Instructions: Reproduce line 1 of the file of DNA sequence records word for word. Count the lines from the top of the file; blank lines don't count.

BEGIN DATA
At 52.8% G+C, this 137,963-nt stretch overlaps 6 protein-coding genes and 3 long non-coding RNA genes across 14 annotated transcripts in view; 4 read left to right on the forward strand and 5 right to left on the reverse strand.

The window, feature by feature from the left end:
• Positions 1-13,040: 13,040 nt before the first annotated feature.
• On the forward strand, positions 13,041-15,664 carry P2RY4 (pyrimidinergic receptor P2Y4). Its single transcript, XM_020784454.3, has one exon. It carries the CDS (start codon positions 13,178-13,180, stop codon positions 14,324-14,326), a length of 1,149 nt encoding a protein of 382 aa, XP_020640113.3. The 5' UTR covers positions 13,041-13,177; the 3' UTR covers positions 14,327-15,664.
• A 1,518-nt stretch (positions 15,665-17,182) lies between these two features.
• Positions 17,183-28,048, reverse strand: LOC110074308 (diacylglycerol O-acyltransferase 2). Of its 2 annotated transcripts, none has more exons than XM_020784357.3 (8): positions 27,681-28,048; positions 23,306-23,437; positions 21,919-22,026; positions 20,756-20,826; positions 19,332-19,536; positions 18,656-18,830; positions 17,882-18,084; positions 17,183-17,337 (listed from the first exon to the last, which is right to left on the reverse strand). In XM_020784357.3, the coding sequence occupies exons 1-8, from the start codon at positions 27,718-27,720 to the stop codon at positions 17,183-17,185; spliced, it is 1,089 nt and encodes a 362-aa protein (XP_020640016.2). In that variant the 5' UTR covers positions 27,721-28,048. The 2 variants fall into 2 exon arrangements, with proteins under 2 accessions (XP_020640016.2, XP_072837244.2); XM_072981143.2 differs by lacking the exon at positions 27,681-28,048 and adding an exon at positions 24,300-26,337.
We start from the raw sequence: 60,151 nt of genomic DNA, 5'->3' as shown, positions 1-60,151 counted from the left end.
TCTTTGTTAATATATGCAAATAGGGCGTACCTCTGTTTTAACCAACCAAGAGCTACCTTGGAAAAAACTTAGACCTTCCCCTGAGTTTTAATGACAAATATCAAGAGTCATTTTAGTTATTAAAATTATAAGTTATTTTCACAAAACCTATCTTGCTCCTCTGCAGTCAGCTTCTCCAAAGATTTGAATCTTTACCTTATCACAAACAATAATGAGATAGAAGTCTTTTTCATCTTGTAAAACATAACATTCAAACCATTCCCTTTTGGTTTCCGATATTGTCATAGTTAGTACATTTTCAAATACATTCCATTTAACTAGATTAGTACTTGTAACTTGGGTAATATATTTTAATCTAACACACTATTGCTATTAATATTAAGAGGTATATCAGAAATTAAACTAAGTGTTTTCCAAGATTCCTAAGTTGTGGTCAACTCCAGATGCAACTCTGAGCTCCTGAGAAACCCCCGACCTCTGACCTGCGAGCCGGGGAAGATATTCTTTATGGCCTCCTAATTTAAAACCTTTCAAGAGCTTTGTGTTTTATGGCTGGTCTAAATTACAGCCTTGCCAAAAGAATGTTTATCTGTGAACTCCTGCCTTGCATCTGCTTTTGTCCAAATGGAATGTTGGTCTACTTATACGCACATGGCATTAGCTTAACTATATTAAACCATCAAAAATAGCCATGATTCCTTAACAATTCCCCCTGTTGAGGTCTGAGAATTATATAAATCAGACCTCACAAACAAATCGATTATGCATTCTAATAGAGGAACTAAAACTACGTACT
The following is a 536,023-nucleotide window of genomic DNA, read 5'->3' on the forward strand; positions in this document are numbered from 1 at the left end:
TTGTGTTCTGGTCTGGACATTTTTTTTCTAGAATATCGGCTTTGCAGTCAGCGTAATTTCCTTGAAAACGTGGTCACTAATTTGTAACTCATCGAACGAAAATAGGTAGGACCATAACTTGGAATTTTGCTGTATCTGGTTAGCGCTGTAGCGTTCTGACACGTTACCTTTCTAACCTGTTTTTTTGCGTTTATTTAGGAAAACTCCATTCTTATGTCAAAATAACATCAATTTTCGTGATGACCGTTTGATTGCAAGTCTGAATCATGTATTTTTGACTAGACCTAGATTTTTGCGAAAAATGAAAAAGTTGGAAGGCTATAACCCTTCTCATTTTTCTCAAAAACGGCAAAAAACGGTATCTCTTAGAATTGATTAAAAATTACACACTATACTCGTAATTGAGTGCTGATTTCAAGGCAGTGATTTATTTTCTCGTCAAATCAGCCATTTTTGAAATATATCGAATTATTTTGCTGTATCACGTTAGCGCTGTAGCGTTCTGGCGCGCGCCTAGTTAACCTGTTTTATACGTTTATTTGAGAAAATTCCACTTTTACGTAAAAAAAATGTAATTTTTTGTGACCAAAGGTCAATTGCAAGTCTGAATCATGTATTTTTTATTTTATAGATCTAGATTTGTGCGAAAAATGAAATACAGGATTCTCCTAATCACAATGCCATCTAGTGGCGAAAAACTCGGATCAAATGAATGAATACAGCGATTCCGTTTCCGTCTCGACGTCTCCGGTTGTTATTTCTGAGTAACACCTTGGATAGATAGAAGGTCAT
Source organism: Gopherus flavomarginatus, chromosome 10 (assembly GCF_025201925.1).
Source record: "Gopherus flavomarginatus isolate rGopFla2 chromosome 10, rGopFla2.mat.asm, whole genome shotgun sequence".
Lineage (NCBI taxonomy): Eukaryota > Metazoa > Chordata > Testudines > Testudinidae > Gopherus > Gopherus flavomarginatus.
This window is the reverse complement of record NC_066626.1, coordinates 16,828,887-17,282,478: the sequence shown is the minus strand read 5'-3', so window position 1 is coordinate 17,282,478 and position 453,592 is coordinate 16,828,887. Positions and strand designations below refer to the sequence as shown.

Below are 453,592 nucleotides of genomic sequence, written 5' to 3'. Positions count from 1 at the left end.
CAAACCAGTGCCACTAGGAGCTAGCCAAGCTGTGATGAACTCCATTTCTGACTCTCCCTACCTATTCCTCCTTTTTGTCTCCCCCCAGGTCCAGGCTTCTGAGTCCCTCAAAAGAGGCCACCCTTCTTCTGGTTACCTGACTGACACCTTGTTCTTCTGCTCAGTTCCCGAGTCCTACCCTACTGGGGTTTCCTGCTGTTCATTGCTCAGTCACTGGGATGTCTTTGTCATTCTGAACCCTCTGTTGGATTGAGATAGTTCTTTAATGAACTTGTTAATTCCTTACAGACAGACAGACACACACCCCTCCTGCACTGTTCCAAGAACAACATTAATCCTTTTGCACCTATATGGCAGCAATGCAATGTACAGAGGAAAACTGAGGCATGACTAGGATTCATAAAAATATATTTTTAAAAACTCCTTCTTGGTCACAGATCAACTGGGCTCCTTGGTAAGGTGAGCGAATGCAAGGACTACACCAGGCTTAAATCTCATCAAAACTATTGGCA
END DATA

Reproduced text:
At 52.8% G+C, this 137,963-nt stretch overlaps 6 protein-coding genes and 3 long non-coding RNA genes across 14 annotated transcripts in view; 4 read left to right on the forward strand and 5 right to left on the reverse strand.